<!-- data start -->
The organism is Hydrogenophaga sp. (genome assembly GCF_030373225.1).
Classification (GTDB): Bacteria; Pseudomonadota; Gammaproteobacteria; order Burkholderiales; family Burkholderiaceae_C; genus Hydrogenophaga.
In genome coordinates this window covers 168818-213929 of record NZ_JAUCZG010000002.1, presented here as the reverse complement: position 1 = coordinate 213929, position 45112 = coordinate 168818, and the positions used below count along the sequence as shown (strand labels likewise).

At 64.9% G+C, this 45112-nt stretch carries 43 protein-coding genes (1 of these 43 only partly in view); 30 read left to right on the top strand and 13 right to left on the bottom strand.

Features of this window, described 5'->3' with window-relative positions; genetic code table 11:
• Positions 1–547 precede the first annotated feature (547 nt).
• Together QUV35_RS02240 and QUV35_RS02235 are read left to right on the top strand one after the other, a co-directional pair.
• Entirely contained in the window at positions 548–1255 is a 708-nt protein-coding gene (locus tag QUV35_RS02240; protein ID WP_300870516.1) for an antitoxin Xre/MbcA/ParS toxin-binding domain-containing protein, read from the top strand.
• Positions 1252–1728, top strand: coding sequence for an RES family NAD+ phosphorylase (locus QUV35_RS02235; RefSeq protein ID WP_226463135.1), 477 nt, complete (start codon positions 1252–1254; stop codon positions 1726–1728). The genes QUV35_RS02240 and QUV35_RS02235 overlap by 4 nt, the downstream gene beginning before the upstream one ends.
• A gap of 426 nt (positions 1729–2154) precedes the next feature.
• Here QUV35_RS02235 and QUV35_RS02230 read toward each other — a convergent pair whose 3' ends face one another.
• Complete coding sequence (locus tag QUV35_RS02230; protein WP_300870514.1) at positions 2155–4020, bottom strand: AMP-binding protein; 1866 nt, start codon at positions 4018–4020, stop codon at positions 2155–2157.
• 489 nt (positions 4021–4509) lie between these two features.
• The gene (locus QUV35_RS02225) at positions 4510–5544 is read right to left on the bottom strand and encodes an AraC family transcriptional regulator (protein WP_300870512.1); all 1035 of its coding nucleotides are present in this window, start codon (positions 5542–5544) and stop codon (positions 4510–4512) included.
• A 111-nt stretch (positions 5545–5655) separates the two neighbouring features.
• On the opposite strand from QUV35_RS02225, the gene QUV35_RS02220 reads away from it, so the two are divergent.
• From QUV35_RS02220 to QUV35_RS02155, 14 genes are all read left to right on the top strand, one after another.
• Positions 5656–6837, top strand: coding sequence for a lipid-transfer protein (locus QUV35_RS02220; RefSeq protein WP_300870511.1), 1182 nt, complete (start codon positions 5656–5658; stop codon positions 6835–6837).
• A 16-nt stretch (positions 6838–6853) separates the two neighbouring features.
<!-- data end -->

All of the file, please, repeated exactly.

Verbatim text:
The organism is Hydrogenophaga sp. (genome assembly GCF_030373225.1).
Classification (GTDB): Bacteria; Pseudomonadota; Gammaproteobacteria; order Burkholderiales; family Burkholderiaceae_C; genus Hydrogenophaga.
In genome coordinates this window covers 168818-213929 of record NZ_JAUCZG010000002.1, presented here as the reverse complement: position 1 = coordinate 213929, position 45112 = coordinate 168818, and the positions used below count along the sequence as shown (strand labels likewise).

At 64.9% G+C, this 45112-nt stretch carries 43 protein-coding genes (1 of these 43 only partly in view); 30 read left to right on the top strand and 13 right to left on the bottom strand.

Features of this window, described 5'->3' with window-relative positions; genetic code table 11:
• Positions 1–547 precede the first annotated feature (547 nt).
• Together QUV35_RS02240 and QUV35_RS02235 are read left to right on the top strand one after the other, a co-directional pair.
• Entirely contained in the window at positions 548–1255 is a 708-nt protein-coding gene (locus tag QUV35_RS02240; protein ID WP_300870516.1) for an antitoxin Xre/MbcA/ParS toxin-binding domain-containing protein, read from the top strand.
• Positions 1252–1728, top strand: coding sequence for an RES family NAD+ phosphorylase (locus QUV35_RS02235; RefSeq protein ID WP_226463135.1), 477 nt, complete (start codon positions 1252–1254; stop codon positions 1726–1728). The genes QUV35_RS02240 and QUV35_RS02235 overlap by 4 nt, the downstream gene beginning before the upstream one ends.
• A gap of 426 nt (positions 1729–2154) precedes the next feature.
• Here QUV35_RS02235 and QUV35_RS02230 read toward each other — a convergent pair whose 3' ends face one another.
• Complete coding sequence (locus tag QUV35_RS02230; protein WP_300870514.1) at positions 2155–4020, bottom strand: AMP-binding protein; 1866 nt, start codon at positions 4018–4020, stop codon at positions 2155–2157.
• 489 nt (positions 4021–4509) lie between these two features.
• The gene (locus QUV35_RS02225) at positions 4510–5544 is read right to left on the bottom strand and encodes an AraC family transcriptional regulator (protein WP_300870512.1); all 1035 of its coding nucleotides are present in this window, start codon (positions 5542–5544) and stop codon (positions 4510–4512) included.
• A 111-nt stretch (positions 5545–5655) separates the two neighbouring features.
• On the opposite strand from QUV35_RS02225, the gene QUV35_RS02220 reads away from it, so the two are divergent.
• From QUV35_RS02220 to QUV35_RS02155, 14 genes are all read left to right on the top strand, one after another.
• Positions 5656–6837, top strand: coding sequence for a lipid-transfer protein (locus QUV35_RS02220; RefSeq protein WP_300870511.1), 1182 nt, complete (start codon positions 5656–5658; stop codon positions 6835–6837).
• A 16-nt stretch (positions 6838–6853) separates the two neighbouring features.